Each inhibitor alone showed minimal effects on plating efficiency ( Supplementary Fig. S2 (i1938-5404-198-4-336_s06.pdf); https://doi.org/10.1667/RADE-22-00040.1.S6), except for HUVEC and Panc 10.05 cells treated with 2 µM ATR, which showed platting efficiencies ranging from ∼55–60%. In most cases, combining DNA-PKcsi, ATMi, or ATRi (PIKKs inhibitors) with protons was more effective than combining them with X rays (Fig. 2A–O); this was also the case for MID, D50% and D10% ( Supplementary Figs. S4 (i1938-5404-198-4-336_s06.pdf) and S5 (i1938-5404-198-4-336_s06.pdf); https://doi.org/10.1667/RADE-22-00040.1.S6). Exceptions included NCI-H1299, which had a significantly lower SF2Gy for X rays than for protons when treated with 0.1 µM ATRi, 0.1 µM ATMi and 0.5 µM DNA-PKcsi (Fig. 2C, 2H, 2M). HUVEC and PANC-1 had significantly lower SF2Gy with protons for all three PIKKs inhibitors tested (Fig. 2A, 2D, 2F, 2I, 2K, 2N). NCI-H460 and NCI-H1299 showed very poor colony formation after exposure to 2 µM ATRi ( Supplementary Fig. S2 (i1938-5404-198-4-336_s06.pdf); https://doi.org/10.1667/RADE-22-00040.1.S6) and therefore this condition was not assessed with either radiation type for these cell lines.
Protons were significantly more effective at reducing SF2Gy, MID, D50%, and D10% with either PARPi or Rad51i than were X rays with the same inhibitor for cancer and HUVEC cell lines, with the one exception of the NCI-H1299 cell line with Rad51i, which showed no difference between protons and X rays [Fig. 3; Supplementary Figs. S6 (i1938-5404-198-4-336_s06.pdf) and S7 (i1938-5404-198-4-336_s06.pdf) ( https://doi.org/10.1667/RADE-22-00040.1.S6); Supplementary Table S5 (i1938-5404-198-4-336_s05.xlsx) ( https://doi.org/10.1667/RADE-22-00040.1.S5)].
DNA-PKcsi increased SERSF2Gy, SERMID, SERD50% and SERD10% to protons and X rays, an effect that was universally seen at higher (0.5 µM) concentrations (Fig. 4A–E, and Supplementary Table S5 (i1938-5404-198-4-336_s05.xlsx); https://doi.org/10.1667/RADE-22-00040.1.S5).
ATMi significantly radiosensitized NCI-H460 to protons and NCI-H1299 to X rays. The SERSF2Gy values were smaller than unity for the NCI-H1299 and Panc 10.05 cell lines exposed to protons + ATMi (Fig. 4A–E). These effects were also apparent at MID and D50% but not at D10% (Supplementary Table 5; https://doi.org/10.1667/RADE-22-00040.1.S5).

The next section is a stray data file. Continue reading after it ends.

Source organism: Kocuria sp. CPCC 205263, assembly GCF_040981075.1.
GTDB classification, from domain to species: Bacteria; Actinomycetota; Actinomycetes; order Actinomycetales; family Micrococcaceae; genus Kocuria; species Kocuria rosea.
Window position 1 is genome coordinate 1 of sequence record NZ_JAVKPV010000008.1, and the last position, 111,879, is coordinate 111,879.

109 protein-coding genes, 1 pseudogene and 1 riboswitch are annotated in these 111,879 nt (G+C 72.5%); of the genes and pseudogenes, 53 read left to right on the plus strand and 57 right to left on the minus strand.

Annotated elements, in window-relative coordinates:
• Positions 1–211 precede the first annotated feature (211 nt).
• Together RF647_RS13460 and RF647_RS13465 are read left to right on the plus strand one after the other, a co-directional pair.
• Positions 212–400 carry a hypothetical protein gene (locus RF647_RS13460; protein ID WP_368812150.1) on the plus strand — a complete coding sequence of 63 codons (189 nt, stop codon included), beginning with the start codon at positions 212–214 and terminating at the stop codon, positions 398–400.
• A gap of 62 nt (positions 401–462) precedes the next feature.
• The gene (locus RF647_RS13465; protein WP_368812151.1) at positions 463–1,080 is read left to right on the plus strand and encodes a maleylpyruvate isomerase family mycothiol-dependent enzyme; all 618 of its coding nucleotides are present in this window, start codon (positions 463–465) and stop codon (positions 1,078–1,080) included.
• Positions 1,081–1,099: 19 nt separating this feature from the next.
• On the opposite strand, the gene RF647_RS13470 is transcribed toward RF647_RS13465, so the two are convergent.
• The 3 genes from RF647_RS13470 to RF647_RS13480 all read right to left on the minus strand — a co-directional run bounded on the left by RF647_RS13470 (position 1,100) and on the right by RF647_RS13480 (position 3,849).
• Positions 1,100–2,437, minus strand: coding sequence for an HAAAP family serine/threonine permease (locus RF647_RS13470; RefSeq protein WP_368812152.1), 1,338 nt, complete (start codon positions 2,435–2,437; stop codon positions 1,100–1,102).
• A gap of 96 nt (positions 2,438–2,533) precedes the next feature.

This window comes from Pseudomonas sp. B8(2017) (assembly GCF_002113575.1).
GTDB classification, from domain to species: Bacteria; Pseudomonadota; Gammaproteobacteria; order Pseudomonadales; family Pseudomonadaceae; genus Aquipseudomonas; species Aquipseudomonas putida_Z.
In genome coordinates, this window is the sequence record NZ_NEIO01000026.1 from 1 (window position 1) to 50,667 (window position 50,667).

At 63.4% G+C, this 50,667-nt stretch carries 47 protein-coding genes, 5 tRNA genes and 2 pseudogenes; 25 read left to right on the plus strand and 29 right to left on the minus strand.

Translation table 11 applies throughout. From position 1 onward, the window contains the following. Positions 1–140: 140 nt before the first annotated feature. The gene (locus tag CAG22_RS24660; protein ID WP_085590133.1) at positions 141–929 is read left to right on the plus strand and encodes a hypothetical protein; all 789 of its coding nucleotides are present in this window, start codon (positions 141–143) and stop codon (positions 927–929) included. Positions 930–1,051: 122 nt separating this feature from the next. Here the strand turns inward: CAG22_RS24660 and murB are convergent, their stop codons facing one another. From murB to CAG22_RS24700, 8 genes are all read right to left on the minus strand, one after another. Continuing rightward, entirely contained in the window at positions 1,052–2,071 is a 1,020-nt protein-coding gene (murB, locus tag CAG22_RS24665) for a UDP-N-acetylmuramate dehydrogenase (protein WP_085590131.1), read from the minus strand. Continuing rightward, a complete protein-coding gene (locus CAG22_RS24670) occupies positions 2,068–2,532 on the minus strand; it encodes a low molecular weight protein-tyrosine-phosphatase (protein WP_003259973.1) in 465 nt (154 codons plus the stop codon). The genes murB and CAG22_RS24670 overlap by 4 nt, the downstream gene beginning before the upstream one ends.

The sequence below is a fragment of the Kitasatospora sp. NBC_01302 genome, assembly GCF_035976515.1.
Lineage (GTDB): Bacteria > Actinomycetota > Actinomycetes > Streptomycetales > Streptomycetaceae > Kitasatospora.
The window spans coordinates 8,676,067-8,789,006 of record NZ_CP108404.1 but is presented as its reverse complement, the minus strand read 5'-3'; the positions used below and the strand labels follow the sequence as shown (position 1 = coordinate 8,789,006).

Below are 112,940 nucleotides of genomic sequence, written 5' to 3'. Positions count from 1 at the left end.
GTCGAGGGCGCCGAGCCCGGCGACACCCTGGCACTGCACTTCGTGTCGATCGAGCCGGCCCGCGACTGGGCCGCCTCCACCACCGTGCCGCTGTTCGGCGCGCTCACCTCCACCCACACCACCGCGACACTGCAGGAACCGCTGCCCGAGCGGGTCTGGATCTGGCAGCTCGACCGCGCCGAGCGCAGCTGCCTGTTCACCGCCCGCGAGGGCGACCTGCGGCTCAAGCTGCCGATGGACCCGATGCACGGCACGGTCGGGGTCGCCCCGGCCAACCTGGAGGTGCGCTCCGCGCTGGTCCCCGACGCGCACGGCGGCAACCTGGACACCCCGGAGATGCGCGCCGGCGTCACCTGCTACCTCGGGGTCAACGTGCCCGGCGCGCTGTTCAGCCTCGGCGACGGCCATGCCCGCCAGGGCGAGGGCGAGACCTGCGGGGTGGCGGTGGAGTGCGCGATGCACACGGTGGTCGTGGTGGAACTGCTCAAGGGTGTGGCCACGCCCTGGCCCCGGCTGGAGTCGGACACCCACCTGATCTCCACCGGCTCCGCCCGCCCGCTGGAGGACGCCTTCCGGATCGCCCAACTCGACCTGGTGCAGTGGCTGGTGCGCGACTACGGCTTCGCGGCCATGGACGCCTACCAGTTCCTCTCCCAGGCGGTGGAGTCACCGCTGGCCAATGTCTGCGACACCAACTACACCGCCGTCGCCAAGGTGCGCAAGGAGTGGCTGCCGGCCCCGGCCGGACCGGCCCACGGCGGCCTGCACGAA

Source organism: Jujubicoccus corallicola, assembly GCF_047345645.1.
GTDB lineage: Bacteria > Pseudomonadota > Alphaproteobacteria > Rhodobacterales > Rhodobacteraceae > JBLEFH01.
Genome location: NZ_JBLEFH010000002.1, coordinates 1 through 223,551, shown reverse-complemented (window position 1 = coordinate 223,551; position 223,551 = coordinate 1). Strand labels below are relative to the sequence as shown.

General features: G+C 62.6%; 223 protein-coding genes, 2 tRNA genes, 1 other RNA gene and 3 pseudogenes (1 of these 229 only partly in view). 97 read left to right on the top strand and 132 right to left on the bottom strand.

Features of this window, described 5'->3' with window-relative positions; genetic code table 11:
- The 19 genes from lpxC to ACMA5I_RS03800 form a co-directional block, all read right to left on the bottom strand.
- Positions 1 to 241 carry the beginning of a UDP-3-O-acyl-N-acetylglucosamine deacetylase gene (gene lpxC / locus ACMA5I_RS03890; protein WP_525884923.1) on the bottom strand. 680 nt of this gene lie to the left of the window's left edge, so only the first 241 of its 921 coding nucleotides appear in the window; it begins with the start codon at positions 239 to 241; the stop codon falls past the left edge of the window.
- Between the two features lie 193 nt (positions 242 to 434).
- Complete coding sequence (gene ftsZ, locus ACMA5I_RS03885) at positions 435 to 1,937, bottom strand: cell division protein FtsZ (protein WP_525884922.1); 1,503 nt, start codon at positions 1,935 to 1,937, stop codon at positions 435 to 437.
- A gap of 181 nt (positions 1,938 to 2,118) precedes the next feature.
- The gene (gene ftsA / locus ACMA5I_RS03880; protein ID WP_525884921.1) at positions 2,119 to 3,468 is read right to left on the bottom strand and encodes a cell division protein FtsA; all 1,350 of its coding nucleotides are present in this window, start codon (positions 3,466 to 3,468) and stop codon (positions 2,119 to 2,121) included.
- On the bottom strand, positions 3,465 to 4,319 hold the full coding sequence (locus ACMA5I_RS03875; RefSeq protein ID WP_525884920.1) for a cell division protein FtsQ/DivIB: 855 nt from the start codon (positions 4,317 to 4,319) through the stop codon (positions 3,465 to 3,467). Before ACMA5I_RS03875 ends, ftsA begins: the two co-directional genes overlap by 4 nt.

ATRi significantly radiosensitized cells to both X rays and protons, although PANC-1 showed no significant radiosensitization at a lower concentration (0.1 µM) but did at a higher concentration (2 µM) (Fig. 4A–E, and Supplementary Table S5 (i1938-5404-198-4-336_s05.xlsx); https://doi.org/10.1667/RADE-22-00040.1.S5). Panc 10.05 showed no significant radiosensitization at 0.1 µM ATRi for either X rays or protons but was radiosensitized with 2 µM ATRi.
PARPi significantly radiosensitized HUVECs, NCI-H460, NCI-H1299, and PANC-1 (Fig. 4A–E, and Supplementary Table (i1938-5404-198-4-336_s05.xlsx); https://doi.org/10.1667/RADE-22-00040.1.S5). The greatest effect was seen in NCI-H460 cells exposed to protons. Very little difference was observed in radiosensitization between radiation type for PARPi. PARPi did not significantly radiosensitize Panc 10.05 to X rays or protons, although sensitization did increase for Panc 10.05 when MID, D50% and D10% were compared ( Supplementary Table S5 (i1938-5404-198-4-336_s05.xlsx); https://doi.org/10.1667/RADE-22-00040.1.S5).
Finally, Rad51i led to very little radiosensitization (Fig. 4A–E, and Supplementary Table S5 (i1938-5404-198-4-336_s05.xlsx); https://doi.org/10.1667/RADE-22-00040.1.S5). NCI-H460 cells exposed to X rays and treated with Rad51i showed significantly reduced SERSF2Gy. Very few differences were noted at D50%, but NCI-H460 and Panc 10.05 increased sensitivity for MID and D10% ( Supplementary Table S5 (i1938-5404-198-4-336_s05.xlsx); https://doi.org/10.1667/RADE-22-00040.1.S5).